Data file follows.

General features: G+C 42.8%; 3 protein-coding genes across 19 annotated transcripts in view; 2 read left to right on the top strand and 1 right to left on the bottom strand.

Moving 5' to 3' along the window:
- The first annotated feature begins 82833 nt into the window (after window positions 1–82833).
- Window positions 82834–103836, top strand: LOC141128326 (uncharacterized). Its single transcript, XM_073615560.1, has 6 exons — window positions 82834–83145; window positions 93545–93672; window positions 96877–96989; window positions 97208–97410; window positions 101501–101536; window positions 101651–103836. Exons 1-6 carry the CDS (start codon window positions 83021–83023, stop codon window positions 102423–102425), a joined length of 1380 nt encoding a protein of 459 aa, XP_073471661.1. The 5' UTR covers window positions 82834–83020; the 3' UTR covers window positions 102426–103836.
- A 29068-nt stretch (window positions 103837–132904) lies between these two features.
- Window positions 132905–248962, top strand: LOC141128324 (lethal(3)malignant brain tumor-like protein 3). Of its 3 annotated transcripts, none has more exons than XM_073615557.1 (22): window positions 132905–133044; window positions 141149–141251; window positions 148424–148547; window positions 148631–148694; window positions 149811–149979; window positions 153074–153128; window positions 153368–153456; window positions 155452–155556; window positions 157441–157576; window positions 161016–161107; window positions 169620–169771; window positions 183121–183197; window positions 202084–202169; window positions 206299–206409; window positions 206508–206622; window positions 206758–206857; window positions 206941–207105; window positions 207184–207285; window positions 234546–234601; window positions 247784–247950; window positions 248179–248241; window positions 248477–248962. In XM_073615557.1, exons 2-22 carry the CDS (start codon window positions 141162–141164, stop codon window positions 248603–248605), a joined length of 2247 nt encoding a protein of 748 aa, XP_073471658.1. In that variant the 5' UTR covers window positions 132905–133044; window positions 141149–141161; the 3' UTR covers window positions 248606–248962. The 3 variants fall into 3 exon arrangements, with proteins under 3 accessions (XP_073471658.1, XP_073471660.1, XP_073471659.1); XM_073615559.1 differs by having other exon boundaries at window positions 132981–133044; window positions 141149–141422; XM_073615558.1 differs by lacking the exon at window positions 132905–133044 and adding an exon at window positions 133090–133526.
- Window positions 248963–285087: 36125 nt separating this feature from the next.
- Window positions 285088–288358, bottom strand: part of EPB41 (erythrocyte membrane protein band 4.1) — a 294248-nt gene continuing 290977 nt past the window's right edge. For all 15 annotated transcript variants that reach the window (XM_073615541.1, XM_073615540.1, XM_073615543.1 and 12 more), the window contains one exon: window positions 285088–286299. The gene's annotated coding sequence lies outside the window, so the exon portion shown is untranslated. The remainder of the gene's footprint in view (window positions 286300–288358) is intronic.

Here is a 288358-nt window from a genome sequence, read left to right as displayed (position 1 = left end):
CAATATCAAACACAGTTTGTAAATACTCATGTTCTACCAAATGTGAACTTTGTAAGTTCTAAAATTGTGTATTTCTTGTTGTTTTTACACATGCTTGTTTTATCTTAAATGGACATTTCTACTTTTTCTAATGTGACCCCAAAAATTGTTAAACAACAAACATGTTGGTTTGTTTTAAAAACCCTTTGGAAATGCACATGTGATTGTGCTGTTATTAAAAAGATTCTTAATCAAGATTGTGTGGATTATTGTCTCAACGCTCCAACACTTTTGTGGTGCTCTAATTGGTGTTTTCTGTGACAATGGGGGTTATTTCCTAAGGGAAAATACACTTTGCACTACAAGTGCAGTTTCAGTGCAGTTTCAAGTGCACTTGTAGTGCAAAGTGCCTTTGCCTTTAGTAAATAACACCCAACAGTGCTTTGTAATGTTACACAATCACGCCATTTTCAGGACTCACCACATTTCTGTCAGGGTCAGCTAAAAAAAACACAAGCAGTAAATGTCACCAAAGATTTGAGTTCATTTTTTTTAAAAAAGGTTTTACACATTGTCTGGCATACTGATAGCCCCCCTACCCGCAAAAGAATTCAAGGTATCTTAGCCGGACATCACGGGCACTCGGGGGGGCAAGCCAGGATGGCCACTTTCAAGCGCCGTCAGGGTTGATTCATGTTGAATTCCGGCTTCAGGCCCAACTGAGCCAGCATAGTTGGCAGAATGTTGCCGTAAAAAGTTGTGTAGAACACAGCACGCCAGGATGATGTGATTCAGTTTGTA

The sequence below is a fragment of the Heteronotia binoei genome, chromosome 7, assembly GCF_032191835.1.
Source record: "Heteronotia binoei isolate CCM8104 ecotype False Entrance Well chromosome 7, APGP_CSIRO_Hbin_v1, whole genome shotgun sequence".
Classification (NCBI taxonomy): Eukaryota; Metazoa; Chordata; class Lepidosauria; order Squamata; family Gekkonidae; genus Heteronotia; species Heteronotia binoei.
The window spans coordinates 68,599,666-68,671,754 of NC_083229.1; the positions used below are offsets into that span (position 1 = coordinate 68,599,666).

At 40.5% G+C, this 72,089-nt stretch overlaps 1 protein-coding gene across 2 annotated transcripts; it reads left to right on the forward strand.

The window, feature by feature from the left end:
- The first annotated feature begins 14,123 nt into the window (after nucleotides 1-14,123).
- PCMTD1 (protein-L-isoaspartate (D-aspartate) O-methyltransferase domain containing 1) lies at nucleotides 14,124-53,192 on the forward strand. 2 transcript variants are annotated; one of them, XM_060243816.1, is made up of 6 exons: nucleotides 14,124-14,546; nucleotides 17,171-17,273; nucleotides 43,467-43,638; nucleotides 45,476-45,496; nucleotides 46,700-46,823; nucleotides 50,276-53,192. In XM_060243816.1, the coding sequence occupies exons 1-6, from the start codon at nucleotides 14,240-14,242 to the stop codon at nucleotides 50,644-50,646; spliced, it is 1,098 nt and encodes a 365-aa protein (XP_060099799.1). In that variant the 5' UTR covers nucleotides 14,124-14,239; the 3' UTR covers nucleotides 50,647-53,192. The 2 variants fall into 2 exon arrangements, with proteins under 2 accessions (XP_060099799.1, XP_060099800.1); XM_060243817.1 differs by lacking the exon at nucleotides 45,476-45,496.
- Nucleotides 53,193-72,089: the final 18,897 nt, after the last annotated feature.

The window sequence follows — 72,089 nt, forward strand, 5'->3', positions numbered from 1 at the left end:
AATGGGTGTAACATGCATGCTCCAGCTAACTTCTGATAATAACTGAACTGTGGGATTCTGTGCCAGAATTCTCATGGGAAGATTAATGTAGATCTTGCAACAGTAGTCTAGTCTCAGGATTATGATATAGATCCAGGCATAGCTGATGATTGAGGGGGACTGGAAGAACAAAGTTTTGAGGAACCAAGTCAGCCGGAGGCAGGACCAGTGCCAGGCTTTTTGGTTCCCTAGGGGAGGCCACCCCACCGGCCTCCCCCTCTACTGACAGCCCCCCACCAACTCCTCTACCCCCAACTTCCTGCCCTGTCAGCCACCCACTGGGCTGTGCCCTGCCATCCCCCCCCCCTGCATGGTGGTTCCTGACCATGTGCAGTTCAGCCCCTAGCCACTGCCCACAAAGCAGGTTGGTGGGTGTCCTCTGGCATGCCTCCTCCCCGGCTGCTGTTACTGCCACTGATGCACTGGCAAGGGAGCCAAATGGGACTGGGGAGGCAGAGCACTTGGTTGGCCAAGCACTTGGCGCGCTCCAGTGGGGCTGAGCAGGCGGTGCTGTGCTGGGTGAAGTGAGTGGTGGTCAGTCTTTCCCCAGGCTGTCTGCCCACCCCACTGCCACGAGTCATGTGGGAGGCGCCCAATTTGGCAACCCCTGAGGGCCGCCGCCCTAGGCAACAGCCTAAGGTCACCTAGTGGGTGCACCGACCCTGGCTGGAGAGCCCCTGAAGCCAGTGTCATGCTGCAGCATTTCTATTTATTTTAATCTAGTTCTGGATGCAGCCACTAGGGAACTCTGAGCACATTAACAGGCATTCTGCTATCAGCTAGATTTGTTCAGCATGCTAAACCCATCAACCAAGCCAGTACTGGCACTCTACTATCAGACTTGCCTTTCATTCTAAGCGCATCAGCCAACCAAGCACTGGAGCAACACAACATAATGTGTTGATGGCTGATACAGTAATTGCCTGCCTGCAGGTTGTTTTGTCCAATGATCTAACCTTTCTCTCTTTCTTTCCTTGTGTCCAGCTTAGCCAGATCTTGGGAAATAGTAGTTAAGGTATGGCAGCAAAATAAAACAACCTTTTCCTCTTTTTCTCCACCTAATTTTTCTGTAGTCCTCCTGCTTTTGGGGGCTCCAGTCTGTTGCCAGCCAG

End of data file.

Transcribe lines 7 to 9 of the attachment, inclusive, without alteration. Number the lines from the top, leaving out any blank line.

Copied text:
- Window positions 248963–285087: 36125 nt separating this feature from the next.
- Window positions 285088–288358, bottom strand: part of EPB41 (erythrocyte membrane protein band 4.1) — a 294248-nt gene continuing 290977 nt past the window's right edge. For all 15 annotated transcript variants that reach the window (XM_073615541.1, XM_073615540.1, XM_073615543.1 and 12 more), the window contains one exon: window positions 285088–286299. The gene's annotated coding sequence lies outside the window, so the exon portion shown is untranslated. The remainder of the gene's footprint in view (window positions 286300–288358) is intronic.

Here is a 288358-nt window from a genome sequence, read left to right as displayed (position 1 = left end):